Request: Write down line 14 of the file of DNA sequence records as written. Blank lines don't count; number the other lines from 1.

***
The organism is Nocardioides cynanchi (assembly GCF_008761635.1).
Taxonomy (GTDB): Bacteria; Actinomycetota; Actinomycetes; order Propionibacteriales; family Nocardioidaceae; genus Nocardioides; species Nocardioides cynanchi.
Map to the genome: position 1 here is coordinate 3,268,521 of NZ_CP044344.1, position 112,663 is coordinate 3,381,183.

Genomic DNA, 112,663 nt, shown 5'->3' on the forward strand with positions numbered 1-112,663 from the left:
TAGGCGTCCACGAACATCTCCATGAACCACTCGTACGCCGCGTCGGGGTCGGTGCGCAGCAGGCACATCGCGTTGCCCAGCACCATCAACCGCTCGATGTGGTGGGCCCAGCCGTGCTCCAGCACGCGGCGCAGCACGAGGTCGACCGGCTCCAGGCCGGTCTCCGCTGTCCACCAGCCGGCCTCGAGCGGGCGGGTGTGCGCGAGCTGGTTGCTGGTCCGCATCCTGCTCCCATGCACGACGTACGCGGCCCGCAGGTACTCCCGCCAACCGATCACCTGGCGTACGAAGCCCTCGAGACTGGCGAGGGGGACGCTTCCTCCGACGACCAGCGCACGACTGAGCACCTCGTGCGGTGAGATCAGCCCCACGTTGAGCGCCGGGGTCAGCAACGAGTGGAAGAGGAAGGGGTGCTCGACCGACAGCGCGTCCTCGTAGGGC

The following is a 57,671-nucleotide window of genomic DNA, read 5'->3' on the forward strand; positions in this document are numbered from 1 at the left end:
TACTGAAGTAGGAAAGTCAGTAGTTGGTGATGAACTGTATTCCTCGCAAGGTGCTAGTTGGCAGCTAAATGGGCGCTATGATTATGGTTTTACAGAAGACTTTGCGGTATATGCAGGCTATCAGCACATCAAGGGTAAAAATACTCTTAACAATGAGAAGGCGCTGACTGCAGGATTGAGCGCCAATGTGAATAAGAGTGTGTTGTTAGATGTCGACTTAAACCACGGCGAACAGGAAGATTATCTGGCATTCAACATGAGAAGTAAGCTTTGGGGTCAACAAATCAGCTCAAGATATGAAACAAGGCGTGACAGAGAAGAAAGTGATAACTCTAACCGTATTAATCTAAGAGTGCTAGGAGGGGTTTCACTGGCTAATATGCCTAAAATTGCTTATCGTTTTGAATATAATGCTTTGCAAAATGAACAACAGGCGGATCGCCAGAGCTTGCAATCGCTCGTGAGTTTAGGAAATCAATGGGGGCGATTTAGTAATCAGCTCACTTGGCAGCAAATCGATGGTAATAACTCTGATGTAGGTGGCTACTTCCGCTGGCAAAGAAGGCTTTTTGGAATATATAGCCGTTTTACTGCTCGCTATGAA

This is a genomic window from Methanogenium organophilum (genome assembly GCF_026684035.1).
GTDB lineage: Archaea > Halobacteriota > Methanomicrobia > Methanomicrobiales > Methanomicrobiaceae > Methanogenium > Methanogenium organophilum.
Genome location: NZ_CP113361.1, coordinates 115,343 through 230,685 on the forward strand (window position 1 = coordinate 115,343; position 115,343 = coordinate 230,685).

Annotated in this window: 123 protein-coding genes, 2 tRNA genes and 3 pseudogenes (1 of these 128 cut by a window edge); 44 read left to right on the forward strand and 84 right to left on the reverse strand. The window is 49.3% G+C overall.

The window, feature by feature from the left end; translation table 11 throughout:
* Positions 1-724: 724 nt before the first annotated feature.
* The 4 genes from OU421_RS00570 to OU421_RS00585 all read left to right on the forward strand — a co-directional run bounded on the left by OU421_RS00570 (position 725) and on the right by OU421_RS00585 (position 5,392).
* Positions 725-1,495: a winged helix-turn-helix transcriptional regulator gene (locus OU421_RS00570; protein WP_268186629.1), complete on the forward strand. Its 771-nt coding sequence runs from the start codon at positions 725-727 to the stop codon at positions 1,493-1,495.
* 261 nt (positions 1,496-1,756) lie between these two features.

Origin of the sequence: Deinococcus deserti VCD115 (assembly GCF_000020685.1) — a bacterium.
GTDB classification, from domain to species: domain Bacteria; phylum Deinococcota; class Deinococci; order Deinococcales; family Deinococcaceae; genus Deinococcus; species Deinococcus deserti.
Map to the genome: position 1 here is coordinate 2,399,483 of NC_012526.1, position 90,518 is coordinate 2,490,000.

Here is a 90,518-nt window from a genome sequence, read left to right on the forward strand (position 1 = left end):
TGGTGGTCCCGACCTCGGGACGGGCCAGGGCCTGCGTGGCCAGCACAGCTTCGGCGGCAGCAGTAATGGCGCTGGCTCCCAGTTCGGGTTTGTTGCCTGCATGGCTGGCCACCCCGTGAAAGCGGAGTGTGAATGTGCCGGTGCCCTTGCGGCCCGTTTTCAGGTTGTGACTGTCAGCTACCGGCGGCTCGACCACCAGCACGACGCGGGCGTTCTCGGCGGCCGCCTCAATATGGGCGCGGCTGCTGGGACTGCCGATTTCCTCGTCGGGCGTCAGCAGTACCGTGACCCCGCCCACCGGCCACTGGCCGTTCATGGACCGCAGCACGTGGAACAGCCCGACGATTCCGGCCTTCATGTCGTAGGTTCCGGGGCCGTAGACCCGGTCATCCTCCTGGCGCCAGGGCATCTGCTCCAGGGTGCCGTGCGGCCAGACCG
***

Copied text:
* The 4 genes from OU421_RS00570 to OU421_RS00585 all read left to right on the forward strand — a co-directional run bounded on the left by OU421_RS00570 (position 725) and on the right by OU421_RS00585 (position 5,392).